LIRR conductor gives the all clear as early morning commuters...

LIRR conductor gives the all clear as early morning commuters board a westbound LIRR train on June 21, 2019 in Mineola. Credit: Howard Schnapp

With fireworks and family time behind them, commuters are back to another crowded Monday morning ride on the Long Island Rail Road.

Riders just want a clean, uncrowded train that’s on time. To do that, Metropolitan Transportation Authority executives are looking to overhaul the bureaucracy of the nation’s largest transportation system. A few weeks ago, the MTA received a draft of what is being labeled a transformation plan, developed by AlixPartners, a consulting firm. Now, speculation is mounting about what’s in the plan, what’s next for the MTA hierarchy and what it all means for you. The MTA will discuss the plan at meetings this month. And the authority should make the report public as soon as possible.

Some of the likely themes, though, have been discussed for years. Consolidating services, shifting responsibilities and cutting costs are constant refrains. Such change won’t be easy for a cranky, byzantine bureaucracy like the MTA. But it is worth doing. The authority is massive, and there’s room for streamlining to make it more efficient.

That could include centralizing departments like legal and human resources and procurement. It’s also possible that more construction and capital projects could be brought under the MTA’s capital construction division. That would work only if the division’s leaders can make key decisions while still coordinating with the heads of the LIRR and the other agencies. LIRR chief Phillip Eng and Capital Construction president Janno Lieber already do some of that with big projects like East Side Access and the third track.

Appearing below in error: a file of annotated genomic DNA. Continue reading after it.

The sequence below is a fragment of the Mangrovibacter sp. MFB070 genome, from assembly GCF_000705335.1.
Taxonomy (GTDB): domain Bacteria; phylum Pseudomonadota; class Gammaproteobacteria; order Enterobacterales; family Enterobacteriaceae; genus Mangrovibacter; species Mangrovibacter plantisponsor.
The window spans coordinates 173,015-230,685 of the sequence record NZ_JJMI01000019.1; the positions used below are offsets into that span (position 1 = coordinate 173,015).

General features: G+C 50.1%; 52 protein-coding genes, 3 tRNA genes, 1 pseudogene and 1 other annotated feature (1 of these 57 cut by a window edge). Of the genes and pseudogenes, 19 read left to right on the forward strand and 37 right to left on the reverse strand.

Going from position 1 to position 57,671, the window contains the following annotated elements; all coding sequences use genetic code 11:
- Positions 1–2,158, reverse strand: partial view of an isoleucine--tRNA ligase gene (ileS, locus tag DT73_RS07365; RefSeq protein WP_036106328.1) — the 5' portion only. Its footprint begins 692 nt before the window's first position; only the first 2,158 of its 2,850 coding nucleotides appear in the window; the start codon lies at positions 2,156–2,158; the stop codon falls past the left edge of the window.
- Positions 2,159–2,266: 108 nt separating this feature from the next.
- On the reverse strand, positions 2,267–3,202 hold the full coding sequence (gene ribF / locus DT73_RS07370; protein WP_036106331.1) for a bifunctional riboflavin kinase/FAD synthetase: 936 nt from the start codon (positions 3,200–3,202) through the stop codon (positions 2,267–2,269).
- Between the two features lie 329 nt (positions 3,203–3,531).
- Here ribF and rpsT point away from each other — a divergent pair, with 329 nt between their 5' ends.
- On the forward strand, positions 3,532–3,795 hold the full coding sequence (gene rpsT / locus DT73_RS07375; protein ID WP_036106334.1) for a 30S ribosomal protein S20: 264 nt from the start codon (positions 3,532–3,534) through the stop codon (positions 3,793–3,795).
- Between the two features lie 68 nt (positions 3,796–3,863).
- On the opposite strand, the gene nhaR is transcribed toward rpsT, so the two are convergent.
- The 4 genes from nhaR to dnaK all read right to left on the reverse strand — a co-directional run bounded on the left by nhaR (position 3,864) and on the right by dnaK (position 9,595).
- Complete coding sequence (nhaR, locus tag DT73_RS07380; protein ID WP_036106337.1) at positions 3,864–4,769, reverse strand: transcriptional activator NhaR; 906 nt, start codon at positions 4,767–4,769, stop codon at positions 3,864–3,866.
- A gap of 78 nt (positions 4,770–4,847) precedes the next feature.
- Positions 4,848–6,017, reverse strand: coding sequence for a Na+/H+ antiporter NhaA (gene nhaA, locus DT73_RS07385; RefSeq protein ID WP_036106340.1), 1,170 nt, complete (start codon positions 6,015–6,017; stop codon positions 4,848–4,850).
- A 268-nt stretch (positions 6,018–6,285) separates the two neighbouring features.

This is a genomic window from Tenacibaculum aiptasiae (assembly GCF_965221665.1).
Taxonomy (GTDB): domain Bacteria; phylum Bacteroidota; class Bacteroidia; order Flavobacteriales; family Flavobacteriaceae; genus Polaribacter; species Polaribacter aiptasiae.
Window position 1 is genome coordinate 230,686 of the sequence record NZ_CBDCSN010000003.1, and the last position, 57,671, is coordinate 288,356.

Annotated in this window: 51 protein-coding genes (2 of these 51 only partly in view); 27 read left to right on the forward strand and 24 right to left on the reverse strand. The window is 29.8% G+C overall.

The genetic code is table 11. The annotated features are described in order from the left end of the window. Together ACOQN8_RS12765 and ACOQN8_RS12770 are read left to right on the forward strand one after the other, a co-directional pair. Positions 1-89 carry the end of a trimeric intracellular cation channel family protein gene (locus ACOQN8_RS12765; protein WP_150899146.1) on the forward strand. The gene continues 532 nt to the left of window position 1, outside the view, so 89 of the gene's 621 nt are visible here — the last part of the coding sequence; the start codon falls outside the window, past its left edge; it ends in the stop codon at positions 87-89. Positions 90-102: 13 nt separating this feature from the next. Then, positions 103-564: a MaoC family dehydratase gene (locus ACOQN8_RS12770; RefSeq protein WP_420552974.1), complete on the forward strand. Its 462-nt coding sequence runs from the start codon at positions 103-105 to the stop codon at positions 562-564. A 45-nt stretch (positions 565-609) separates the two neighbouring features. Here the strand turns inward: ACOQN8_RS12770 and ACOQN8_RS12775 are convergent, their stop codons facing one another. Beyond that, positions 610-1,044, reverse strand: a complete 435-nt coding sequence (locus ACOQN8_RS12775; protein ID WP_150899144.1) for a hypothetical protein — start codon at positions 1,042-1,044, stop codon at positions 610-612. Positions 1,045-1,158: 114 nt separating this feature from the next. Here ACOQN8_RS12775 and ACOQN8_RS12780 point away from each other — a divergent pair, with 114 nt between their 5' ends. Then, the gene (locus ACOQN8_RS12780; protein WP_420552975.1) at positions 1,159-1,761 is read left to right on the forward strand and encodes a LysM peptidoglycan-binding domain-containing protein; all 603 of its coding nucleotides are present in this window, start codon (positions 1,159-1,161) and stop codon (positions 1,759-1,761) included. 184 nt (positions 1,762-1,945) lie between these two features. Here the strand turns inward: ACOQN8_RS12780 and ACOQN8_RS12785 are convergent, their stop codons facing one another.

Overseeing the effort will be a director of transformation who will report to the MTA board, which is unusual but might give the director the independence needed to shake things up. Some transit advocates worry that the plan, plus other changes, could give Gov. Andrew M. Cuomo too much power. That’s worth watching, but the governor’s micromanaging might be needed. However, control also means taking the blame when things go wrong.

So far, it’s unclear what this might mean for Eng and Andy Byford, who heads New York City Transit. But if they have the chance to focus on service and operations, their core responsibilities, riders could benefit the most. That should be everyone’s goal. — The editorial board